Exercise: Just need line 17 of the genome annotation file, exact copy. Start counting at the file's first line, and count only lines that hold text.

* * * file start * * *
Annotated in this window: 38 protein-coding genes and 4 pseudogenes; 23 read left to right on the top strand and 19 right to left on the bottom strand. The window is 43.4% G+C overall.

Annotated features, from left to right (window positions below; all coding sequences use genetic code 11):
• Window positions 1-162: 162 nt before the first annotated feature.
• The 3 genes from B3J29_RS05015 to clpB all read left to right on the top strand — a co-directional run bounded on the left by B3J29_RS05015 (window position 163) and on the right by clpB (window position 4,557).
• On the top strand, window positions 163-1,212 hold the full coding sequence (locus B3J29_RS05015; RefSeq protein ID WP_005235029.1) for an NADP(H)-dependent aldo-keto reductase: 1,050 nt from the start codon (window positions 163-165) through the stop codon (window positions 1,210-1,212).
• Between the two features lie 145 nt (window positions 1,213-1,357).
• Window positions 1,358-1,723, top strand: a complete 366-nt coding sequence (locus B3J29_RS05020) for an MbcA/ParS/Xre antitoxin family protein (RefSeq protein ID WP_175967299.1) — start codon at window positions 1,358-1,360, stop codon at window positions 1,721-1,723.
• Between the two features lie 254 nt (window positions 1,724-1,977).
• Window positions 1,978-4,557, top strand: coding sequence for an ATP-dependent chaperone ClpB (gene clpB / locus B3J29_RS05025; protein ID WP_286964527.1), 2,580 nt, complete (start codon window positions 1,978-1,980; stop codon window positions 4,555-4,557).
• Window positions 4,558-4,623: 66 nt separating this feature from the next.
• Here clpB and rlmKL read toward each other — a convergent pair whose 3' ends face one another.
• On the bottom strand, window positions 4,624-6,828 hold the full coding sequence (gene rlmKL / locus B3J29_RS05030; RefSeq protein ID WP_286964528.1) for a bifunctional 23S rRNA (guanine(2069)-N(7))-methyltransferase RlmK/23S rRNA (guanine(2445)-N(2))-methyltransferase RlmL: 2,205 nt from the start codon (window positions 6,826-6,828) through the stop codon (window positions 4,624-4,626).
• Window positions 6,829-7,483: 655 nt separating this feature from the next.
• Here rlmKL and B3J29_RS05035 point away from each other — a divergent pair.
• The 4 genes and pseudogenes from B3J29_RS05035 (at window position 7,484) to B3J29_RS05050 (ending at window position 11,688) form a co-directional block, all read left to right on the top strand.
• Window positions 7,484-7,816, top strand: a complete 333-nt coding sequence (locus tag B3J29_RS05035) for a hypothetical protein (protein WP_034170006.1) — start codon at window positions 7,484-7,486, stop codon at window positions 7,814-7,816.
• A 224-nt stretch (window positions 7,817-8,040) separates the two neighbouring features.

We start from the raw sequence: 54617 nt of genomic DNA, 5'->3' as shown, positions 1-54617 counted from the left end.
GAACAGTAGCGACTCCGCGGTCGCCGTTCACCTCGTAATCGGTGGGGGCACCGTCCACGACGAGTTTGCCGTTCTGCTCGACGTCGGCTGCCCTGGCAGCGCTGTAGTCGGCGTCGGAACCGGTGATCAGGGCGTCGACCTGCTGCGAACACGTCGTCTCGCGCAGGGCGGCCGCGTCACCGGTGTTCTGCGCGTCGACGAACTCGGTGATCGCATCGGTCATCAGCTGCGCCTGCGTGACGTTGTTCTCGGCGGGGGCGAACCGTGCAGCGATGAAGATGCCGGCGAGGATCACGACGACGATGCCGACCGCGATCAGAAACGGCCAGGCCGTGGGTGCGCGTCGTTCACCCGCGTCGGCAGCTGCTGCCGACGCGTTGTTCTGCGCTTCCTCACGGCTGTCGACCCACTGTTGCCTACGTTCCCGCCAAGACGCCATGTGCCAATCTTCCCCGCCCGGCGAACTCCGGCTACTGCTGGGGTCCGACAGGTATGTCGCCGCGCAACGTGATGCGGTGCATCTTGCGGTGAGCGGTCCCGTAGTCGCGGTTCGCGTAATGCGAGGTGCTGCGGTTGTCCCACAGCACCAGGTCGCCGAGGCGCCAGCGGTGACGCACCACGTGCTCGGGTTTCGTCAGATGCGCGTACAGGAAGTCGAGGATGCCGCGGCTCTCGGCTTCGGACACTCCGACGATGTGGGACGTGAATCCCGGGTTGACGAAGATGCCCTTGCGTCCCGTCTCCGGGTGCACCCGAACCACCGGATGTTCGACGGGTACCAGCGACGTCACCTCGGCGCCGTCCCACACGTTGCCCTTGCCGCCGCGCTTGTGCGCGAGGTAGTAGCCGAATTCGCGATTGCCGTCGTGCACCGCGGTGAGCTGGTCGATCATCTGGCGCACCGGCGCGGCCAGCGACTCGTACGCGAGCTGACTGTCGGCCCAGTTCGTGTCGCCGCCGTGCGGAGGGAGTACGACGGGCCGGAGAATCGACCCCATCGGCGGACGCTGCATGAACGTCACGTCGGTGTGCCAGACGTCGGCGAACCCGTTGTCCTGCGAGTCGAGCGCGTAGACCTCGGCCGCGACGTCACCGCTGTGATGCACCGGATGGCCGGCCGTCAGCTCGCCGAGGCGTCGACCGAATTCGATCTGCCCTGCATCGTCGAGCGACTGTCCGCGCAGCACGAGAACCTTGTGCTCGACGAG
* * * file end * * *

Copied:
• A 224-nt stretch (window positions 7,817-8,040) separates the two neighbouring features.